After two straight seasons that featured immense struggles, cavernous lows and few bright spots, Chicago Cubs right-hander Edwin Jackson is looking to right the ship in the third year of his four-year, $52 million contract.
With four starting spots already nailed down in the Cubs’ rotation, Jackson finds himself in a less-than-enviable position: win the final slot in the rotation – which has four other candidates (Travis Wood, Felix Doubront, Tsuyoshi Wada and Jacob Turner) vying for the job.
Since joining the Cubs prior to the 2013 season, the veteran journeyman has been a far cry from his former self, pitching to a 5.58 earned run average across 316 innings of work. His win-loss record (15-33) hasn’t been anything to write home about – at least not if you want the person writing back to be impressed.
If not for injury that sidelined him last year, he may very well have lost 20 games – which hasn’t happened since Mike Maroth of the Detroit Tigers dropped 20 contests back in 2003. In 2014, he posted an earned run average below 5.00 in just one month – May – when he came in with a slightly more respectable 4.30 clip.
"“They’re very competitive and the fact we have a lot of folks for some really narrow choices, it’s going to be an interesting spring. I know that competition normally brings out the best in everyone.”"
It’s somewhat surprising that – even after his struggles – Jackson will get a legitimate look this spring. An excellent Daily Gammons piece from Bill Chuck last November broke down quality starts and the anti-quality starts, which he coined as “lack of quality starts” or LQS.
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An LQS is described by Chuck as a start lasting less than 5.2 innings and allows three or more runs – and who leads all of Major League Baseball in such a measure since 2010? That’s right, folks. None other than our very own Edwin Jackson.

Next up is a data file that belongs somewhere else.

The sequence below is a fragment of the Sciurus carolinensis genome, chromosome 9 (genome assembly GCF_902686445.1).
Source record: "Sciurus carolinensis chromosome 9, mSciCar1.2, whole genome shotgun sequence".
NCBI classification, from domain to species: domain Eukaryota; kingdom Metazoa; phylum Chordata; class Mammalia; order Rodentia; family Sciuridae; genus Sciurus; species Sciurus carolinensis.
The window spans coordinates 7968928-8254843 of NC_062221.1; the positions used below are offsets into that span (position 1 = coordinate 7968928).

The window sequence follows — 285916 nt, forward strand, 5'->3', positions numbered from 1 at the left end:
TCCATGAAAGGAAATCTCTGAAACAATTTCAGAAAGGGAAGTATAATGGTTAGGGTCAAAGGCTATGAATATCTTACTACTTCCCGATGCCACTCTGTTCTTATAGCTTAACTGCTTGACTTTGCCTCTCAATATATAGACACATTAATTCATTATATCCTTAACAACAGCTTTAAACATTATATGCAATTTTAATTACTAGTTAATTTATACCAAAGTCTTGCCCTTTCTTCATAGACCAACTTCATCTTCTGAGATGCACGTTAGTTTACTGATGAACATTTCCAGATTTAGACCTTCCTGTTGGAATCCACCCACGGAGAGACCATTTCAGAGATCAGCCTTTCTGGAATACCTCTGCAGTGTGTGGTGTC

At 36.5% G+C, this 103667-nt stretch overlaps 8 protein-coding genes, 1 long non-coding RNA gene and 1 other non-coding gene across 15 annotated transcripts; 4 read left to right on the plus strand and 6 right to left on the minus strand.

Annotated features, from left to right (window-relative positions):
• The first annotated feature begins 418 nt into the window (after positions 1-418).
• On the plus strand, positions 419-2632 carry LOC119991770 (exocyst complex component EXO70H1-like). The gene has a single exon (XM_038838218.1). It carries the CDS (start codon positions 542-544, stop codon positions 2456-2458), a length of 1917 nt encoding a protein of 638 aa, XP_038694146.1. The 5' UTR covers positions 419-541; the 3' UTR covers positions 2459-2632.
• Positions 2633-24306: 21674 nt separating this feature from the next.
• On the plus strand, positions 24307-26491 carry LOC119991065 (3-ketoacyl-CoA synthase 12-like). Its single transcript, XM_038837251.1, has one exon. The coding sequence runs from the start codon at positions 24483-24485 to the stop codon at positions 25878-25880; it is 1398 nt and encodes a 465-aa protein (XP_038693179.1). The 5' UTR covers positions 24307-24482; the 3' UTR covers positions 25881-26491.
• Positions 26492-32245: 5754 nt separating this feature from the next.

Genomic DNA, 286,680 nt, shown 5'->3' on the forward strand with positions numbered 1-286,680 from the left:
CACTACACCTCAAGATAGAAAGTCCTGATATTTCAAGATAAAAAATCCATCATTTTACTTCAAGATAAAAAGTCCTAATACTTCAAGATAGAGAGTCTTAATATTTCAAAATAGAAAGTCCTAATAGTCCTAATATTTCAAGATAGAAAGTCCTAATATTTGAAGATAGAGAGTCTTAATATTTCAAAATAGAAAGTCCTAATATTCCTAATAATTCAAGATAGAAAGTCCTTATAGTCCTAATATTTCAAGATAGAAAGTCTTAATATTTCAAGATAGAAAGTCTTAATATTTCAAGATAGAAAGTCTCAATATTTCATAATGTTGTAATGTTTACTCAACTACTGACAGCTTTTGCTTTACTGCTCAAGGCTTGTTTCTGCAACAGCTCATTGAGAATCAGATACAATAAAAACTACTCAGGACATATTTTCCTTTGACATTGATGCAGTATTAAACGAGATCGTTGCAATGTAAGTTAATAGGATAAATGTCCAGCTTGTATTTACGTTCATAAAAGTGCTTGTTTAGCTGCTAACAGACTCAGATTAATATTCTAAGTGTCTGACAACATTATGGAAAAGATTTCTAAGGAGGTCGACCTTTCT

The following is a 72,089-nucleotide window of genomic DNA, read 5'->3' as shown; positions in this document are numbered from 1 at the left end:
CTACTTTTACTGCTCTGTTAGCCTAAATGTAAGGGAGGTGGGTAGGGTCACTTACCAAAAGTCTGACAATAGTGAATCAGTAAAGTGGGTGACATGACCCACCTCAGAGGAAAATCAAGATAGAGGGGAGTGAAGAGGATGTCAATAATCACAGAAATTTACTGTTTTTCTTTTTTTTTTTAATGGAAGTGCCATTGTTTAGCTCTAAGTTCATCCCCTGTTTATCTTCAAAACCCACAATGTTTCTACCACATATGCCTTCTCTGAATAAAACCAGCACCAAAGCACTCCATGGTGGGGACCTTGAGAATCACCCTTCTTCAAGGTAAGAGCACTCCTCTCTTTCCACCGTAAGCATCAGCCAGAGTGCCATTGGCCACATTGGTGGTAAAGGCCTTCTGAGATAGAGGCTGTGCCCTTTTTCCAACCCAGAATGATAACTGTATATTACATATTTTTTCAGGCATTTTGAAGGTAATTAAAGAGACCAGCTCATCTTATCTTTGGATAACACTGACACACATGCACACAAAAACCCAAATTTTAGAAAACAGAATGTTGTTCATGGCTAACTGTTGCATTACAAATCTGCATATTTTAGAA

He’s made 48 such starts that are classified by Chuck as an LQS – meaning that just under one-third of his games started have been downright terrible. However, there’s one step lower than an LQS – and the Daily Gammons writer doesn’t even waste his time coming up with a catchy acronym for these outings: they’re simply labeled ‘bad’ starts.
And once again, the 31-year-old leads the pack, tied with San Francisco Giants’ right-hander Tim Lincecum atop a list he doesn’t want to be on – let alone top. In those 38 starts labeled as ‘bad,’ Jackson has a minuscule .152 winning percentage – which is even worse than his .298 mark on the North Side over the past two seasons.
There’s been no one worse than Edwin Jackson over the last four years. Yet, here we are, talking about him landing a spot in the Cubs’ rotation this spring.
Personally, I feel like it’s time to let Jacob Turner make a serious run at the fifth spot given his youth and upside. However, I’d be more comfortable falling back on the likes of Wada or Doubront (or preferably Travis Wood should he not be traded this spring) – than climbing on the merry-go-round that is Edwin Jackson for the third straight season.
That being said, we owe him a decent chunk of change between 2015 and 2016 (a neat $26 million) – far too hefty a price to let him rot down the left field line in the bullpen – where he hasn’t been much more effective than he has been as a starter anyways.
Maddon’s keeping all his options open in his first camp as the Cubs’ skipper – which is good. But I’d be shocked if the team gambles on Edwin Jackson for a third consecutive spring – especially when the club has so much at stake: like a winning season for the first time in this decade.